In determining the future of the three main contestant parties in the fray, the elections to the municipal corporations in Delhi have enormous significance so far as the capital goes. The Bharatiya Janata Party, which has been in power for the past ten years with not much to show performance wise, is extremely confident of retaining its hold and is relying heavily on the Narendra Modi magic to do wonders once again. The victory of its nominee, Manjinder Singh Sirsa in the Rajouri Garden Assembly byelection is being portrayed as an indication of the mood in the city and several analysts have already written off the Aam Aadmi Party, whose candidate not only was a distant third, but also, in the process, forfeited his deposit. The Congress, which emerged as the runner-up, is erroneously attempting to project its showing as a comeback sign at the expense of the AAP, which had swept to power in 2015, denying the grand old party even one seat in the national capital’s Assembly.
The BJP is putting its best foot forward and its efforts are backed by superior strategy and immense hard work by its cadre. The party has, so far, ensured that the focus of its campaign does not deviate from the mega status of the Prime Minister and has thus succeeded in keeping its own dismal performance in the three civic bodies under the wraps. It would be an accurate assessment that the BJP would have little chance if its decade long rule would come under close inspection and scrutiny. Therefore, to interpret the Rajouri Garden victory as a barometer to judge the people’s mood is perhaps a bit premature.
The byelection result was on expected lines. Rajouri Garden has never been an AAP variety of a seat, even though Jarnail Singh, who resigned to contest against Parkash Singh Badal from Lambi in Punjab, had secured it by a convincing margin in 2015. In 2013, the AAP had not fielded a candidate here. The constituency is dominated by Punjabis, including Sikhs, and Sirsa, thus, from the very beginning, was the potential victor. People were disillusioned with AAP for abandoning them mid-way and this became clear once the results were declared. The primary reason for the Congress coming in second was due to the family influence of its candidate, Meenakshi Chandela, who, in particular, put up a brave fight in the non Punjabi segments. The seat had been represented thrice by the DPCC president Ajay Maken and many of his colleagues were of the belief that he should have himself contested from there. The matter was compounded further when instead of appointing a known Punjabi leader as in-charge of the byelection, the Congress chose to nominate former MLA, Devendra Yadav, who happens to be unfamiliar with the dynamics of the constituency. It must have also come as a rude shock to Maken that even in the booths in the vicinity of his family home, the Congress was trounced by the BJP.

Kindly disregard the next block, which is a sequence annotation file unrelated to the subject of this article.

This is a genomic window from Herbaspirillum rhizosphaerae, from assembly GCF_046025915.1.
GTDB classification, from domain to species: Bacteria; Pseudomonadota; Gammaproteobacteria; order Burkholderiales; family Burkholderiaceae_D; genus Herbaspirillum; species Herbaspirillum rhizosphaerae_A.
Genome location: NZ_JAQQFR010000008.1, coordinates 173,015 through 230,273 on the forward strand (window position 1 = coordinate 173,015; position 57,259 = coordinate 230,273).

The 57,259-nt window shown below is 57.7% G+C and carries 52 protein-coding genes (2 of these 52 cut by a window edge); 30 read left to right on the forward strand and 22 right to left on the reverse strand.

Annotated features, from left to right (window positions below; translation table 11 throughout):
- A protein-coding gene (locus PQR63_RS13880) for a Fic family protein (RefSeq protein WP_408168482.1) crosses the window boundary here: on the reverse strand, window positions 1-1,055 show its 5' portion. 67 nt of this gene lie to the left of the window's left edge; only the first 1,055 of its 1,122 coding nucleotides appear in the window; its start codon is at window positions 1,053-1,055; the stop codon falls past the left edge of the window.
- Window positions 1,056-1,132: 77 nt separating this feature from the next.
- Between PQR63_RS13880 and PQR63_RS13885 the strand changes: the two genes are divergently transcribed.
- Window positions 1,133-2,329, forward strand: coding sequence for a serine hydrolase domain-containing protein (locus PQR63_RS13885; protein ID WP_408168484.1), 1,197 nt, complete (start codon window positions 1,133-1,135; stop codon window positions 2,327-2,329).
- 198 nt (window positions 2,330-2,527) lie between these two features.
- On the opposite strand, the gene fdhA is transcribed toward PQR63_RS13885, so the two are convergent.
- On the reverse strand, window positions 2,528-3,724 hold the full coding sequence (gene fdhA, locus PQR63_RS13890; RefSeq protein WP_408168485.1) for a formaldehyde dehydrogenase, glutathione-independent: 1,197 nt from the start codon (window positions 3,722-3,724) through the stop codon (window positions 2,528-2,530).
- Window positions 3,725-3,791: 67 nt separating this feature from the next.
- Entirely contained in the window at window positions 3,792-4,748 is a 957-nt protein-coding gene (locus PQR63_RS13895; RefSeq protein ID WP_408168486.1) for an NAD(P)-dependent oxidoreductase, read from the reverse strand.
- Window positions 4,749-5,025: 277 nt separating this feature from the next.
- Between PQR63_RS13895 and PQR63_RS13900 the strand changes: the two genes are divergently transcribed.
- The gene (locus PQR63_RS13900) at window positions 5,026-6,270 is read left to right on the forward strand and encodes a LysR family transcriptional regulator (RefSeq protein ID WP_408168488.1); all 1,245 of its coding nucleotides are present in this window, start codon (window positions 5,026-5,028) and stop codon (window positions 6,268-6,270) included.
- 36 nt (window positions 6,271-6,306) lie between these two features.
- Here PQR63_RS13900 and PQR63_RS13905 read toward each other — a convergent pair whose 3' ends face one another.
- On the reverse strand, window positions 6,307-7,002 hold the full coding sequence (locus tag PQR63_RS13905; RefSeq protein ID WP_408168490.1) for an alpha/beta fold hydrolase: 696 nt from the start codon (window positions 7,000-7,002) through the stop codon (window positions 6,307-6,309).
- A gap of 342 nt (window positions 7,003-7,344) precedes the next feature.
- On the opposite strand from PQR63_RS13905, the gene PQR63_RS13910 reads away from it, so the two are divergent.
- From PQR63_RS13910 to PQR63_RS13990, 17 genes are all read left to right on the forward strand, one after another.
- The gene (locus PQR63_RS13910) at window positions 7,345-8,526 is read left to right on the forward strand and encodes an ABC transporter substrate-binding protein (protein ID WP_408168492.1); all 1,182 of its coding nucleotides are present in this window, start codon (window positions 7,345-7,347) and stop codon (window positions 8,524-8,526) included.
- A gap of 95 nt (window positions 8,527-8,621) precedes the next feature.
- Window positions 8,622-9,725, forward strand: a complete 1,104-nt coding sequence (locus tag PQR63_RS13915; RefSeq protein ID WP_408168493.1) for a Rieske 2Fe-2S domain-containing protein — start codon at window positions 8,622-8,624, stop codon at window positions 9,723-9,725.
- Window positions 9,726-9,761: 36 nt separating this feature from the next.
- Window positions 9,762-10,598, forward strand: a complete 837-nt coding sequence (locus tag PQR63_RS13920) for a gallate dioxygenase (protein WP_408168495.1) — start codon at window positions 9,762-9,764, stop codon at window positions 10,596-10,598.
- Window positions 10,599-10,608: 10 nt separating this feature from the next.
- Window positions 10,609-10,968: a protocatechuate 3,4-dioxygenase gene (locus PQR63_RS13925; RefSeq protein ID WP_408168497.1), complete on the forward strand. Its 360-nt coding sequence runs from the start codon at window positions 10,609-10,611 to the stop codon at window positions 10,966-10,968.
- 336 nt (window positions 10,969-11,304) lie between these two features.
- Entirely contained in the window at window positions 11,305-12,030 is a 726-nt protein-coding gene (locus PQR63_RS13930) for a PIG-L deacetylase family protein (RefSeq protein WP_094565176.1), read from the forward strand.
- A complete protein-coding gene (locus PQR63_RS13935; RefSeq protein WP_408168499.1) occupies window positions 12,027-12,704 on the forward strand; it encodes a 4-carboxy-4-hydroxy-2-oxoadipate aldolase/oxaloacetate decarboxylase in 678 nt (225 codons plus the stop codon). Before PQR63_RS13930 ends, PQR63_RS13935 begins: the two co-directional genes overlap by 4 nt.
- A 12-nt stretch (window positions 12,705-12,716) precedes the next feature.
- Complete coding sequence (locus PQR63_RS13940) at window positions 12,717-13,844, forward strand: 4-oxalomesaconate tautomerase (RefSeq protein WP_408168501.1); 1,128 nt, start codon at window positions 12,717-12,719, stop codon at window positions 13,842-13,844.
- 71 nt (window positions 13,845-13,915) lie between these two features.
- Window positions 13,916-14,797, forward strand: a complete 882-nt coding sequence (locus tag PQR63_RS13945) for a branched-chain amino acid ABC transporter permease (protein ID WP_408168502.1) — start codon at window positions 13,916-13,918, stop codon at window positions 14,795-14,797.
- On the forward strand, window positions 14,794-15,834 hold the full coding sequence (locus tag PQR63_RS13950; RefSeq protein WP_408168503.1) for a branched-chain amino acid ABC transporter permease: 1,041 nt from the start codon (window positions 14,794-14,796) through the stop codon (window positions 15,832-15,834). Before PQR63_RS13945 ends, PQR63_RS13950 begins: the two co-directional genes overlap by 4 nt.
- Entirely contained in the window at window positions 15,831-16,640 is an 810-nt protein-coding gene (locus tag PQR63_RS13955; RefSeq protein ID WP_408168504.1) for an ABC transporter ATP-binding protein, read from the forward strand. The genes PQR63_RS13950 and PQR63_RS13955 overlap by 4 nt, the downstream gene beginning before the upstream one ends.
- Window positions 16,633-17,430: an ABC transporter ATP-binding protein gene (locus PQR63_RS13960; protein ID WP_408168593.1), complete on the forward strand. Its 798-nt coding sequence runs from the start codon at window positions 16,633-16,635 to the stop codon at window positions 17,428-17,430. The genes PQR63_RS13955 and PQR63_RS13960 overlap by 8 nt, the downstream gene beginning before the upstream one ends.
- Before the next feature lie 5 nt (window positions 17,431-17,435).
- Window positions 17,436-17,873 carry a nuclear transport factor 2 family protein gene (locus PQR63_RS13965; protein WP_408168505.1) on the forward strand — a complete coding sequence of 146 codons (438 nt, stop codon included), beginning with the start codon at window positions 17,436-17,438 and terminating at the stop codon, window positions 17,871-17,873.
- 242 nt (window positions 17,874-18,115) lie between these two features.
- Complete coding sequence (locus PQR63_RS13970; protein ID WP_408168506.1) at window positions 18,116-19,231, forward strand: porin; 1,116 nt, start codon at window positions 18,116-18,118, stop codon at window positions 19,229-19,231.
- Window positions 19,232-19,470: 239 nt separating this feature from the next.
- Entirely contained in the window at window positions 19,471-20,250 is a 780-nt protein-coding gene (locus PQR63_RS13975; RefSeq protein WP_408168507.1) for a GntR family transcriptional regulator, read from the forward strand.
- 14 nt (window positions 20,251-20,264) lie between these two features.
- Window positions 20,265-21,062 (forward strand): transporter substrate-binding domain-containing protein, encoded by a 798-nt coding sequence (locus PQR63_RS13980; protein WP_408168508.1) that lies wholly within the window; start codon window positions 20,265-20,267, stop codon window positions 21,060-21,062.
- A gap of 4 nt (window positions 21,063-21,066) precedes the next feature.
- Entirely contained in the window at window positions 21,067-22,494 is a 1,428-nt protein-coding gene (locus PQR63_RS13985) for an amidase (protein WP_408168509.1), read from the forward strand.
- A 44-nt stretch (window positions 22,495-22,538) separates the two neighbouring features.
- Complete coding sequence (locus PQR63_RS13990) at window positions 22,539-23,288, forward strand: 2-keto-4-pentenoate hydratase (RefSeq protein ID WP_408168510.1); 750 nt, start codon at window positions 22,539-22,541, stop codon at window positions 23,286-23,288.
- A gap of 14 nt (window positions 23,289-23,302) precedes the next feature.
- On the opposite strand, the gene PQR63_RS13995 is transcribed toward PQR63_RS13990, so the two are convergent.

The AAP has chosen to put the byelection defeat behind it and has begun hectic campaigning for the polls to be held next Sunday. The Punjab debacle has demoralised its cadre and a chastened Arvind Kejriwal has hit the poll trail, promising to give Delhi better governance even in the civic bodies which have witnessed “unprecedented corruption and inefficiency” during the last decade. True to his style of offering sops, the Delhi Chief Minister has assured the abolition of property tax for residential houses. He has also made a strong case for his nominees by stating that it would be in the interests of Delhiwallahs to have the same party in the Assembly as well as the corporation. Delhi, in the past, has defied the national mood and has voted on a contrary manner. In 1983, the BJP’s war cry was “Karnataka, Andhra Haari Hai, Ab Dilli ki bari hai”, but people in Delhi spurned the saffron brigade and voted for the Congress. Kejriwal would hope that something similar happens this time in his favour.
The Congress is apparently swamped by its own internal dissensions and squabbles. There is an overall dissatisfaction over the distribution of tickets and several senior leaders have vocalised their resentment publicly. The Sheila Dikshit camp, or whatever is left of it, has decided to oppose Maken at every juncture. On his part, the DPCC chief has been engaged in convincing the top leadership that all was well on the ground and his opponents were playing spoilers. His supporters are of the view that the Muslims in the city would return to the party fold since they are deeply disappointed with the AAP and presume that Congress alone could curtail the BJP in Delhi. The problems within the Congress are evident from a recorded condemnation by a former MP of Rahul Gandhi whom he has described in unprintable language.
As a consequence, what is happening is that real issues concerning the functioning of the municipal bodies have taken a back seat. Caught in the web of their own problems, the AAP and the Congress are attempting to corner the BJP, which is unruffled by its own record and is seeking to come to power consecutively for the third time. Between us.